Dieting during pregnancy is safe for the fetus, according to a review of studies. The British Medical Journal analysis, published this week, looked at findings from 44 earlier studies in which over 7,000 expectant mothers took part. If you are pregnant and wondering if you can diet, it's now safe to say you don't need to be worried about your baby's wellbeing.
NICE (The National Institute for Clinical Health and Excellence), is the British watchdog that often comes out with strange guidelines for pregnant women and fertility treatment. Search our blog if you want to know what weird stuff NICE came with in the past. Meanwhile, it's dieting guideline makes sense to a lot of people. They say: "Dieting during pregnancy is not recommended as it may harm the health of the unborn child."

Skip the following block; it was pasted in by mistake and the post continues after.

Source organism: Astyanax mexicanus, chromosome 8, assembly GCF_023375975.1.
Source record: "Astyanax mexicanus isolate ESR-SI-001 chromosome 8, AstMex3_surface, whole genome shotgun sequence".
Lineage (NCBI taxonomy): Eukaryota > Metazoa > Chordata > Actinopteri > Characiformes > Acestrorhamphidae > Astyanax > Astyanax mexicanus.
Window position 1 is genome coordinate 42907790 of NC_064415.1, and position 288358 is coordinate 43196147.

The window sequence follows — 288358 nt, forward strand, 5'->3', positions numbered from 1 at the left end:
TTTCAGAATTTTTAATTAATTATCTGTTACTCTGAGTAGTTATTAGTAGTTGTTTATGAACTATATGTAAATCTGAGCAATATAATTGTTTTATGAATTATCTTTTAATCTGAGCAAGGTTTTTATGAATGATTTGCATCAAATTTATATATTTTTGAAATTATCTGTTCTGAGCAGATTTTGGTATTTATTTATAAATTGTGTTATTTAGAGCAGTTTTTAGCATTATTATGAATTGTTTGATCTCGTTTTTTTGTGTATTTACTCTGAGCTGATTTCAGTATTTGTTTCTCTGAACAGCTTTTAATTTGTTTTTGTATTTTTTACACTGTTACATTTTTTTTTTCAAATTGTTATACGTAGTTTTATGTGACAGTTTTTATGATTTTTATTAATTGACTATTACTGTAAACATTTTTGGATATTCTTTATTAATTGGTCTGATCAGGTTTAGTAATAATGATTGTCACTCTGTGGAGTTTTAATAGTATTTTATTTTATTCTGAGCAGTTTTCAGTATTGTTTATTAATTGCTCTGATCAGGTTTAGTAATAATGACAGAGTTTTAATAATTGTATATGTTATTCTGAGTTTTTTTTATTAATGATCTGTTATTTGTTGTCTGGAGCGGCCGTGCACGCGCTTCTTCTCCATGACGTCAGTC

Fortunately, this new review of studies proves that "eating for two" is not necessary. You should never, of course, starve yourself while pregnant. But not exceeding your recommended daily calories, and limiting weight gain if you were already obese when you got pregnant, is absolutely sensible. Like in America, obesity is an increasing problem in the UK. And around half of the population is either overweight or obese. Logically, that's going to include a fair share of pregnant women. Being overweight during pregnancy is linked to complications like gestational diabetes and preeclampsia.
The study review, funded by the National Institute of Health Research (NIHR), looked at a combination of exercise and diet to limit pregnancy weight gain. "Dieting" was limiting calories, not eating junk food, and focusing on eating fruit, veg, and whole grains. The babies' weights were not affected for women who dieted during their pregnancies, but the rate of serious and dangerous pregnancy complications like the ones mentioned before did go down significantly. The conclusion? Eat healthy while you're pregnant, and don't feel bad about limiting calories.